Nevertheless, Don Fabrizio moves his family to their estate at Donnafugata under the guise that they will be further removed from the battle lines there. In reality, Don Fabrizio can be nearer to his own mistress at Donnafugata. He is also reunited with loyalist, Don Calogero Sedara (Paolo Stoppa) whose daughter, Angelica (Claudia Cardinale) has grown into a regal beauty.
Superficially wounded in battle, Tancredi arrives at Donnafugata for a grand party at Don Fabrizo's estate. Tarcredi is smitten with Angelica, shifting his romantic infatuations from Concetta over the course of dinner, much to her mother, Princess Maria's (Rina Morelli) impatient regret. Tarcredi seizes on Angelica's interest to hear his war stories and tells a rather sordid tale of how he and his fellow soldiers invaded a convent. The story draws hushed gasps of disgust from everyone at the table except Angelica who finds the perverse humour rapturously charming.
The next afternoon, Don Fabrizio decides to go on a hunting expedition with Don Ciccio (Serge Reggiani), to quietly pick his brain for information about Don Calogero and his family. Ciccio is disdainful and bitter in his scandalous stories about Calogero, but he extols Angelica's untarnished innocence before moving to a rather lustful critique of her obvious physical attributes. Contented that Angelica is a good match for his nephew, Don Fabrizo informs Ciccio that respect must be paid to her.
Unshaken by Concetta's rejection in favour of Angelica - for he might just as easily have pursued a sexual relationship with her in his younger years, Don Fabrizio encourages his Tancredi's advances. The courtship proceeds and Angelica and Tancredi are married. In the novel their marriage is problematic, buffeted by competitive egos and an escalating mutual disdain. But the screenplay by Suso Cecchi d'Amico, Pasquale Festa Campanile, Enrico Medioli, Massimo Franciosa and Visconti is more forgiving and optimistic in its assessment of their life together. In fact, we only get a hint of Tancredi's possessive nature after Angelica dances a waltz with Don Fabrizo at the ball.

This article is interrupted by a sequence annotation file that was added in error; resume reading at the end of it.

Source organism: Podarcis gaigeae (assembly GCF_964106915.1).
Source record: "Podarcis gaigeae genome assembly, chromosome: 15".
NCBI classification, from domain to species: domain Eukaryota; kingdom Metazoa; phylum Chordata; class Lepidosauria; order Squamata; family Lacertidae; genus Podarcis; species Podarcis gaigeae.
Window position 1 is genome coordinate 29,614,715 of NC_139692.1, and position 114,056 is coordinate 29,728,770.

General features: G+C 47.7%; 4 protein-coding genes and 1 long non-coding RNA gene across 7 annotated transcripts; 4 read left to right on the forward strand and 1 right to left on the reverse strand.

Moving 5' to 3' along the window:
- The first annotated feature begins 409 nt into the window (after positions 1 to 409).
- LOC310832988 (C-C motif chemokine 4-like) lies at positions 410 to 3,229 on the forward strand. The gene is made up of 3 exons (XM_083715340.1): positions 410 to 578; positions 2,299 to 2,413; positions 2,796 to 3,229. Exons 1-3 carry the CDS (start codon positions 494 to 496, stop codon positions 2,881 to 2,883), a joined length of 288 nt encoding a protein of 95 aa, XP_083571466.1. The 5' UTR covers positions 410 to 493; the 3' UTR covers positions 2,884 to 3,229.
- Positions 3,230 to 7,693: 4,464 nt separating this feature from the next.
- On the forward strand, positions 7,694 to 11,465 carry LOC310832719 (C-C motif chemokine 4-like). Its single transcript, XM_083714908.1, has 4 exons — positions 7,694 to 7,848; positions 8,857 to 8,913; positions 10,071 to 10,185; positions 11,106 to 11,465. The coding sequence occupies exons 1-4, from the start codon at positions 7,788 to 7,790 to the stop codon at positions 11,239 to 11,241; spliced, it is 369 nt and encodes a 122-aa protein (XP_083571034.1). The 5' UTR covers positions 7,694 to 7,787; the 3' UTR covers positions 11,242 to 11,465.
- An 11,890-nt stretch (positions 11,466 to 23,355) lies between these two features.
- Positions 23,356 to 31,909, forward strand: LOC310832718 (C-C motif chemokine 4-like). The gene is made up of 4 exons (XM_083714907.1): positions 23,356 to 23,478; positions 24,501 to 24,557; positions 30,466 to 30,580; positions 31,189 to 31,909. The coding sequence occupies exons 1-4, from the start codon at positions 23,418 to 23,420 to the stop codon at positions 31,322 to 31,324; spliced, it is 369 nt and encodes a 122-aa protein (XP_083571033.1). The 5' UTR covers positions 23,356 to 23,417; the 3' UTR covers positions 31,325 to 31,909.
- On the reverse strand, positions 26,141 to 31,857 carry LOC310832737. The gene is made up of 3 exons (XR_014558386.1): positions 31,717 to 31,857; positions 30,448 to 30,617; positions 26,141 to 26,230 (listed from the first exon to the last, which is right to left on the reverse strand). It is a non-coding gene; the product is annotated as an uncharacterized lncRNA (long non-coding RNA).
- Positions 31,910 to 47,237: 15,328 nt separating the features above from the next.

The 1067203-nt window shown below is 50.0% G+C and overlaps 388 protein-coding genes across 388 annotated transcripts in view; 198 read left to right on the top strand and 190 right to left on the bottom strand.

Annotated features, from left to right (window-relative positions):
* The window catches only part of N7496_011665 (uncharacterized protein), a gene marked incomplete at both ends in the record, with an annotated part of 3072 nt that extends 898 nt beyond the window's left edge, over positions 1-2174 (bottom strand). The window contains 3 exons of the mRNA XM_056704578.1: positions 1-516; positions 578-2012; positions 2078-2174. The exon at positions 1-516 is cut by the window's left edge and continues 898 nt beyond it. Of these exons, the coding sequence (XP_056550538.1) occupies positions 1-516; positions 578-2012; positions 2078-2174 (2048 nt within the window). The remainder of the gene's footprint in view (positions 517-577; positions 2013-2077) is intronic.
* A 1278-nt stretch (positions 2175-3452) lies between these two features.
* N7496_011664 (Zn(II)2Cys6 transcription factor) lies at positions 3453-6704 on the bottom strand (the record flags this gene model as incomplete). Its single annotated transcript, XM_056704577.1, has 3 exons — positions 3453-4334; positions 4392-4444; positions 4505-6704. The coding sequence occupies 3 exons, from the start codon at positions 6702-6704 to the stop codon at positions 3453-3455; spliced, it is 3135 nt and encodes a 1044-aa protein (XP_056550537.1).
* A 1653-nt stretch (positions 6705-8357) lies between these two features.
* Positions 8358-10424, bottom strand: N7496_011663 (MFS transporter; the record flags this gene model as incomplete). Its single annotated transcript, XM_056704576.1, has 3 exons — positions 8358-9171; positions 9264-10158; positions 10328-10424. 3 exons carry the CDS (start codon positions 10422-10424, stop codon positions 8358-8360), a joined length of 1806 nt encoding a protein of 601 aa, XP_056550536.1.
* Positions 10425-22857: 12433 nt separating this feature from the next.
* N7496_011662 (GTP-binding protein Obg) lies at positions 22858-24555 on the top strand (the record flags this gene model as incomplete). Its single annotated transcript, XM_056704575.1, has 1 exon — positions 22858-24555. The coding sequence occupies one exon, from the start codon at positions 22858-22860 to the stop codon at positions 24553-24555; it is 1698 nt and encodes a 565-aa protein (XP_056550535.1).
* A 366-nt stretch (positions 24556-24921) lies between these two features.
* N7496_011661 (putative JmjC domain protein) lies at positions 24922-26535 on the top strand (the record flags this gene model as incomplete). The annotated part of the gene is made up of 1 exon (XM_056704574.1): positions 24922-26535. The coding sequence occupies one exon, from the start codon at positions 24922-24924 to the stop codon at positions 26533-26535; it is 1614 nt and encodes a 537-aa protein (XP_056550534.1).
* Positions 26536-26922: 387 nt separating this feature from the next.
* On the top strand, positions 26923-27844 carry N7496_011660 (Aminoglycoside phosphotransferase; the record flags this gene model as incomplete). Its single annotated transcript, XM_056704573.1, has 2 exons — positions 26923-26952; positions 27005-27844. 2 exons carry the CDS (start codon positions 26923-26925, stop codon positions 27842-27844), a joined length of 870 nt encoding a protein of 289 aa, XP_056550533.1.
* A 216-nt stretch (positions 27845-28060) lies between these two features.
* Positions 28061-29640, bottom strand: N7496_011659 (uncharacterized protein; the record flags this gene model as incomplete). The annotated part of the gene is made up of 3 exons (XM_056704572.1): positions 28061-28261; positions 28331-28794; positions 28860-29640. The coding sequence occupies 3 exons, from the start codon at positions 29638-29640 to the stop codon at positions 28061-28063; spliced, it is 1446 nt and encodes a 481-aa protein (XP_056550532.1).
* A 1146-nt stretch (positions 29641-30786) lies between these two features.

The last act of the film is problematic. Visconti has deliberately left out the final third of the novel from his movie, including Fabrizio's death in favour of one last stoic glimpse of the Prince as he slinks off to his mistress in the slums after an elegant ball has sullied his opinion of the aristocratic classes. Also, by presenting Tancredi and Angelica's marriage as mostly ideal, Visconti has diffused the erotic tension so palpably engaging in the novel. As such, Il Gattopardo is a film of mannerisms and mantras without the full-blooded embrace of its social classes as anything beyond mere cardboard cut outs.
As example, Prince Fabrizio spends large portions of the film eloquently espousing the end of his class. Yet, in those reflections there is little to suggest that he assumes any responsibility for the aristocracy's demise. Instead of being engaged by his own words, the Prince almost seems to be delivering soliloquies aimed at another place and time, as a soothsayer from the future might in reflection of an historical record far removed from his own timeline.
Visconti opted to dub the entire film in postproduction, robbing us of Burt Lancaster's magnificent range of vocalization (heard on the North American cut of the film) on the Italian version. In this dub, so too do we lose Claudia Cardinale's range of dialects. For example, she spoke fluid French when reading her lines to Alain Delon and perfect English to Burt Lancaster; none of which appears in the final cut.